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    From the June, 2020, DNR Dam Safety Newsletter (email):

    History and Management: Although beaver seem abundant today, due to fur trapping and logging efforts, some estimates suggest that by the late 1800’s there were only 500 beaver left in Wisconsin. However, trapping of nuisance beaver in Northern Wisconsin followed by relocation efforts caused the beaver population to rebound and eventually led to a thriving population. Demand for beaver fur decreased in the 1980’s leading to reduced trapping efforts. In the late 1980’s legislation was enacted to allow trapping or hunting of beavers year-round without a license or permit if damages were incurred on a landowner’s property. Federal, tribal, state and local governments have developed management plans to effectively manage numbers and the benefits and impacts.

    Fun Facts:

    Beaver have teeth that never stop growing. They have transparent eyelids. They can stay under water for up to 15 minutes. Beavers build homes with multiple rooms for various activities. Beavers are the largest rodent in North America weighing between 35 and 50 pounds.

    Ecosystem and Economic Impacts: The single most common feature of beaver habitat is the presence of water. For security and access to food, beavers engineer the environment around them by building dams to increase flooded depths and expand wetland areas typically on small- and medium-sized low gradient streams, wetlands and lakes. Beaver activities often benefit wildlife and improve ecosystem habitat (for example, reducing peak discharge, decreasing sedimentation downstream, increasing summer stream baseflow and increasing habitat diversity). However, beaver activity can also damage and reduce flows through hydraulic structures such as road crossings or dams.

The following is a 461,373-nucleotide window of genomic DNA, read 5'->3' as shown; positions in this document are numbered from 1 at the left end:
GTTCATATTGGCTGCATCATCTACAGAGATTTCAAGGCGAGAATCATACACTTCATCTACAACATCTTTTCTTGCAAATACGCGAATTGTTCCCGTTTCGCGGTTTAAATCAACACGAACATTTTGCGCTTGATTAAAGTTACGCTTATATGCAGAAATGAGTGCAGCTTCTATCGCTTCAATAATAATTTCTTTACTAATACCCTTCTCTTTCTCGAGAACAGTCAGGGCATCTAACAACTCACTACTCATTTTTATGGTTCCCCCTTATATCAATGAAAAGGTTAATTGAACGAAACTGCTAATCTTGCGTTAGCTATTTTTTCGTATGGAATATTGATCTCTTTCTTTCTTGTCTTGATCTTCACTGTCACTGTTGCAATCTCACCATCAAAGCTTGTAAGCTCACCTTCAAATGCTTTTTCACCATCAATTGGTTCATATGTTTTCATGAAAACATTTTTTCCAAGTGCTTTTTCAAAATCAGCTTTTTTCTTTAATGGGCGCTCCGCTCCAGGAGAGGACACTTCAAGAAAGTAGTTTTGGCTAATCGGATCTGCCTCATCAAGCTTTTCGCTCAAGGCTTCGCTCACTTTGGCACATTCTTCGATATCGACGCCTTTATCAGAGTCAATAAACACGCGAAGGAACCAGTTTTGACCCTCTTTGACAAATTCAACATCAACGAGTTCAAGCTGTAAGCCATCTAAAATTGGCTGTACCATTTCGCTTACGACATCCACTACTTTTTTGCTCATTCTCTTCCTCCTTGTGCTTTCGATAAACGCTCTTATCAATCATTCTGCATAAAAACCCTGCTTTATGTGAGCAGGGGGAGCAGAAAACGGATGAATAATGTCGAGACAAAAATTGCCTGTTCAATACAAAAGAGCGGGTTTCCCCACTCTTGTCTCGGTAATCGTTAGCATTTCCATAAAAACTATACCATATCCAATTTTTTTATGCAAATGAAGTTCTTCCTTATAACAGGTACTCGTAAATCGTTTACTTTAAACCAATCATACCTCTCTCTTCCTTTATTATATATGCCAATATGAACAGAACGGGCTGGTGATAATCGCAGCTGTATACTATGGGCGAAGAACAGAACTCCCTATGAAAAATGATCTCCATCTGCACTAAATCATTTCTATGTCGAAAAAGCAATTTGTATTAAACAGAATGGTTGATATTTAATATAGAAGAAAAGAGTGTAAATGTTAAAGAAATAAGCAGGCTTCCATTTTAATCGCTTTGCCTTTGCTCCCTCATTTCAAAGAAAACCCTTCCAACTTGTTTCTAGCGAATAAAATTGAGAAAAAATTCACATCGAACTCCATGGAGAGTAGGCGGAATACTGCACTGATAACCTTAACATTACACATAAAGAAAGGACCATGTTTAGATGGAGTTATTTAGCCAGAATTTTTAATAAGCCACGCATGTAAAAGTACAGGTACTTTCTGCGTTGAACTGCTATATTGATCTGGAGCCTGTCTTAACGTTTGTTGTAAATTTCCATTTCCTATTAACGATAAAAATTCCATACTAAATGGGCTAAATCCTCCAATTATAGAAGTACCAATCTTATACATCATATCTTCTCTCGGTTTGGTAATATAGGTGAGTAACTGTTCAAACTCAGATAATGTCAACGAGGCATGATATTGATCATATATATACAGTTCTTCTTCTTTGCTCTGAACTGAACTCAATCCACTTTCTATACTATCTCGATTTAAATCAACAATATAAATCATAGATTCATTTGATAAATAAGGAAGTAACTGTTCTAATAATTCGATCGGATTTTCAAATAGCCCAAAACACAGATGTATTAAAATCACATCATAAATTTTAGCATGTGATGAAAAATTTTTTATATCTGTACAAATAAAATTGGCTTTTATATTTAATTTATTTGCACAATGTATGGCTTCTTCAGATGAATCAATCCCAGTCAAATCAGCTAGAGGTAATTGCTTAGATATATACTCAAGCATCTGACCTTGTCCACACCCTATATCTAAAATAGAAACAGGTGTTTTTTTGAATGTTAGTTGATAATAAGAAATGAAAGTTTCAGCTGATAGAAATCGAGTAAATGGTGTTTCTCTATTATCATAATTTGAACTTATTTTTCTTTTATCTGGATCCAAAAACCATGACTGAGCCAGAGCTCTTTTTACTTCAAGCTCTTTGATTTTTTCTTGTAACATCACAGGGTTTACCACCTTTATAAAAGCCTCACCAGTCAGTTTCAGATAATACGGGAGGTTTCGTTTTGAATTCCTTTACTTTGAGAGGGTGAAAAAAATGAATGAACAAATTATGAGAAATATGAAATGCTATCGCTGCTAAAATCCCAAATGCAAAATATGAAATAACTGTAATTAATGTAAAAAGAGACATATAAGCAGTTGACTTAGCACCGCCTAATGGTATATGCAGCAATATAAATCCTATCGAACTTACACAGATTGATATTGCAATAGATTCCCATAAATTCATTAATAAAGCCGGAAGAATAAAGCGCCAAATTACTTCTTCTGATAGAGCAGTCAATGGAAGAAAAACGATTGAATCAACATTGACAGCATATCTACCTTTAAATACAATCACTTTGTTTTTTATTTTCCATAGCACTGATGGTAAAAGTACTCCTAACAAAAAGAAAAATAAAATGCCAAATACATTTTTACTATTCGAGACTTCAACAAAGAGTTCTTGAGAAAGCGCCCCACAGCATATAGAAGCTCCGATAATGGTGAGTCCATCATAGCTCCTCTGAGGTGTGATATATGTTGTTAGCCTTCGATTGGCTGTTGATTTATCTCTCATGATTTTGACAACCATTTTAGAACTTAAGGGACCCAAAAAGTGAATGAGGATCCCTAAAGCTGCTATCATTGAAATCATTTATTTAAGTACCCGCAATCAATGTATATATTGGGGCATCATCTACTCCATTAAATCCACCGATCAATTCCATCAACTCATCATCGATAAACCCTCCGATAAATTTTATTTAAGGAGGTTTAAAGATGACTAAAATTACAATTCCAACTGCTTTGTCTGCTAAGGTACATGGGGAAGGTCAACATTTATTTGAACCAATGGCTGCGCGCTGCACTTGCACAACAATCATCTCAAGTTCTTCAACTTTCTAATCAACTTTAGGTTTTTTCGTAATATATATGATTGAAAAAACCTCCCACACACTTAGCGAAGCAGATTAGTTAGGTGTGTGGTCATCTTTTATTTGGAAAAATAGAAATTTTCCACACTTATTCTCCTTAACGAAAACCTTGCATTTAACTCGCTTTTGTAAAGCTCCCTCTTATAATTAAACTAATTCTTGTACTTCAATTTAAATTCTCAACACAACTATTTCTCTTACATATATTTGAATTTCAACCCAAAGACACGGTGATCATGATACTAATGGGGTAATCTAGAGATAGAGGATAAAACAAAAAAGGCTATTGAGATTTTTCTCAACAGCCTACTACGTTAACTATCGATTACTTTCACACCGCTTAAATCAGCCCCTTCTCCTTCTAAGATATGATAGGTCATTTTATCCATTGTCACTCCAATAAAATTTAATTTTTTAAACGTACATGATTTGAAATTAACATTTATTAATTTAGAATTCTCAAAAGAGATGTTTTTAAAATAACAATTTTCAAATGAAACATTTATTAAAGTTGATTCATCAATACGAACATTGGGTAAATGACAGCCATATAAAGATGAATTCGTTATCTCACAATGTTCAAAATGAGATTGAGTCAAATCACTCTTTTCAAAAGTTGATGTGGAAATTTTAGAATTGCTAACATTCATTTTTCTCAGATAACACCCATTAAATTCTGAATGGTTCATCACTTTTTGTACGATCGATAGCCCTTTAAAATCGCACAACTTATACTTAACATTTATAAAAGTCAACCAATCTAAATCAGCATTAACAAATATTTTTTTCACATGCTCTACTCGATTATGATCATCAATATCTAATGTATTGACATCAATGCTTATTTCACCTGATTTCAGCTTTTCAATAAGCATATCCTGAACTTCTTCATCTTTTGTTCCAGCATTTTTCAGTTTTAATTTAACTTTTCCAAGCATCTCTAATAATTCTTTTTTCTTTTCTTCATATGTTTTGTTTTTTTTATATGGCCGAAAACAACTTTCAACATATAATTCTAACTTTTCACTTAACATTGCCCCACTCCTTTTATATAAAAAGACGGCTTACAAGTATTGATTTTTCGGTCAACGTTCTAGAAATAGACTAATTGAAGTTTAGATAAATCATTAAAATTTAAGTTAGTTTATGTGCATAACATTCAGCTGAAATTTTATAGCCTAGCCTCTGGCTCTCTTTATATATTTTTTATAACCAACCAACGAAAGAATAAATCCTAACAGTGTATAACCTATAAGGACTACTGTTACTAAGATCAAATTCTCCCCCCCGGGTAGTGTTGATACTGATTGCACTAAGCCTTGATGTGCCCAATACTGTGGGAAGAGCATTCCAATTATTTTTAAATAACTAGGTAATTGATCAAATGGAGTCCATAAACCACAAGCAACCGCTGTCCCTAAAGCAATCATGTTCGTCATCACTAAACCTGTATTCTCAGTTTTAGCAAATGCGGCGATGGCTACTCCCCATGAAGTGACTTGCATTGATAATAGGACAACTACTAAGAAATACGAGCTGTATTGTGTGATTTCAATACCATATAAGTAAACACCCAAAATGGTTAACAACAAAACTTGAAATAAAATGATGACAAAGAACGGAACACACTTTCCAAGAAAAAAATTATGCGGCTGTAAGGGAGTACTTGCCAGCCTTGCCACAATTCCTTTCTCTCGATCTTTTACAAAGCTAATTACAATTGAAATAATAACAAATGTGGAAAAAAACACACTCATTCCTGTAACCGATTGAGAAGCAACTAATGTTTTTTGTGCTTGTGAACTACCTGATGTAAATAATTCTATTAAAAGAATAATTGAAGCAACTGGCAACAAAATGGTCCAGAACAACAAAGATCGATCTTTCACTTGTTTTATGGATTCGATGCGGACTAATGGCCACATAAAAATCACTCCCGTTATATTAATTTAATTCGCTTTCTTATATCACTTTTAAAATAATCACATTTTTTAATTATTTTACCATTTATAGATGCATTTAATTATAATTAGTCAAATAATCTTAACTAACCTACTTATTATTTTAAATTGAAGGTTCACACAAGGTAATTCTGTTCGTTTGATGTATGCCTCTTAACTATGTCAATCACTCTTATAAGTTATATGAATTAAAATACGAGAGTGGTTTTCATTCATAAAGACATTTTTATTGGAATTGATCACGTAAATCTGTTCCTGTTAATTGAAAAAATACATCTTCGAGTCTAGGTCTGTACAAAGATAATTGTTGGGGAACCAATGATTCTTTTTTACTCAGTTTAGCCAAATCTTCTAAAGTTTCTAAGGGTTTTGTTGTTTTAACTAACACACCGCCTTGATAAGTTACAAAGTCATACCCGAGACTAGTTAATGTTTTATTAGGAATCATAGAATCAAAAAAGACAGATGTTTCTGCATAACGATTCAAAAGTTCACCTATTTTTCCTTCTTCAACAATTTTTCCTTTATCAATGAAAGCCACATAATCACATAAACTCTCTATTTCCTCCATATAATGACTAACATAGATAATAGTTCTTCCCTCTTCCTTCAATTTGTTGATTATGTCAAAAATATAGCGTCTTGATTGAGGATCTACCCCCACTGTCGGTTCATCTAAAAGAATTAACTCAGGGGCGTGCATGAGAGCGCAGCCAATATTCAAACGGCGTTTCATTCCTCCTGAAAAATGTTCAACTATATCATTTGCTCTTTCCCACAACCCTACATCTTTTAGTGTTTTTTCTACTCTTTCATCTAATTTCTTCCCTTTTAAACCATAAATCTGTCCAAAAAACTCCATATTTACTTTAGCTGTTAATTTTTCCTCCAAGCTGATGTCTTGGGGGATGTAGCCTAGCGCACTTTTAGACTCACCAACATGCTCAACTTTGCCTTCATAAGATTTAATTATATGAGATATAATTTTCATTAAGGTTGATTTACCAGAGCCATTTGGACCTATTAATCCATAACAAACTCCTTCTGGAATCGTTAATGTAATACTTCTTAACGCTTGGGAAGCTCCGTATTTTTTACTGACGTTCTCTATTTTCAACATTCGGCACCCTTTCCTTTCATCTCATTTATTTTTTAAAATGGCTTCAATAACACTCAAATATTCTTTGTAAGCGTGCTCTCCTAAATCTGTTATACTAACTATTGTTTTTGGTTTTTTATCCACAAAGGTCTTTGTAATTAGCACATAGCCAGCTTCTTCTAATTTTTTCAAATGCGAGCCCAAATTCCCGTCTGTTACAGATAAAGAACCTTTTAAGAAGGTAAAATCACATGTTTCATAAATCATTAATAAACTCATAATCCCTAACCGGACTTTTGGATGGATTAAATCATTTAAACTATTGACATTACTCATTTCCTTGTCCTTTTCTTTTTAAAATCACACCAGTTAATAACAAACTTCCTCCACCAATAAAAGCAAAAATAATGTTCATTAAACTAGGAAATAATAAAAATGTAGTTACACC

Charles P. Forbes
    July 16, 2020
  • Bibliography

    Major References

    Avery, Ed. Bibliogrpahy of Beaver, Trout, Wildlife, and Forest Relationships. [Technical Bulletin No. 137] Madison, 1983. View Full Entry
    Bartlett, Des and Jen. Nature's Aquatic Engineers: Beavers. [National Geographic, May 1974 p.716] Washington, 1974. View Full Entry
    Bates, John. River Life [Manitowish River]. Mercer, 2001. View Full Entry
    Clark, James. Wisconsin: Land of Frenchmen, Indians, and the Beaver. [Chronicles of Wisconsin] Madison, 1955. View Full Entry
    Doyle, Mary Ann. Sacred Center: How Beavers Shape Their Environments.. [Living on the Lake, July 2012, pp. 11-15.] Rhinelander, 2012. View Full Entry
    Jackson, H. H. T.. Mammals of Wisconsin. Madison, 1961. View Full Entry
    Knudsen, George. History of Beaver in Wisconsin. [Misc. Research Report No. 7 (Game)] Madison, 1963. View Full Entry
    Knudsen, George. Relationship of Beaver to Forest, Trout and Wildlife in Wisconsin. [Tech. Bull. No. 25] Madison, 1962. View Full Entry
    Krech, Shepard. Ecological Indian, Myth and History. NY, 1999. View Full Entry
    Laycock, George. Nature's Compulsive Engineers: Beaver. [GEO, V.5 June 1983 p.60] Los Angeles, 1983. View Full Entry
    Ohio Division of Wildlife. Beaver. [Life History Notes, Publication 97] Columbus, 1999. View Full Entry (Full text available)
    Pils, Charles. Beaver. [PUBL-WM-059 83] Madison, 1983. View Full Entry
    Sanderson, Ivan. Living Mammals of the World. Garden City, New York, 1955. View Full Entry

    Minor References

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